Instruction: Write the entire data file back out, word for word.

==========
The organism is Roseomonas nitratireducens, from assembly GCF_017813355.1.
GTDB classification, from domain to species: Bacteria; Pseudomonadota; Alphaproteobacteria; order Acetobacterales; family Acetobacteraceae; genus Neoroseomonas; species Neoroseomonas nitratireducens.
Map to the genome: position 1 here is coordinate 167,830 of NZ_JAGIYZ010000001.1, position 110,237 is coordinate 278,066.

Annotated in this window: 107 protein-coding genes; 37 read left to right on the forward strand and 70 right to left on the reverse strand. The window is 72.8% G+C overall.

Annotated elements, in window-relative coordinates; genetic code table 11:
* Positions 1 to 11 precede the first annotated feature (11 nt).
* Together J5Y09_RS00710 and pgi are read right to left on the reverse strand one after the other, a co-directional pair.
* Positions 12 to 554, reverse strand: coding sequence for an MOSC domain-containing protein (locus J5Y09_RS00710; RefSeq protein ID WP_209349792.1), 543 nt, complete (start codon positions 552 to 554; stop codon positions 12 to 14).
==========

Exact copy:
The organism is Roseomonas nitratireducens, from assembly GCF_017813355.1.
GTDB classification, from domain to species: Bacteria; Pseudomonadota; Alphaproteobacteria; order Acetobacterales; family Acetobacteraceae; genus Neoroseomonas; species Neoroseomonas nitratireducens.
Map to the genome: position 1 here is coordinate 167,830 of NZ_JAGIYZ010000001.1, position 110,237 is coordinate 278,066.

Annotated in this window: 107 protein-coding genes; 37 read left to right on the forward strand and 70 right to left on the reverse strand. The window is 72.8% G+C overall.

Annotated elements, in window-relative coordinates; genetic code table 11:
* Positions 1 to 11 precede the first annotated feature (11 nt).
* Together J5Y09_RS00710 and pgi are read right to left on the reverse strand one after the other, a co-directional pair.
* Positions 12 to 554, reverse strand: coding sequence for an MOSC domain-containing protein (locus J5Y09_RS00710; RefSeq protein ID WP_209349792.1), 543 nt, complete (start codon positions 552 to 554; stop codon positions 12 to 14).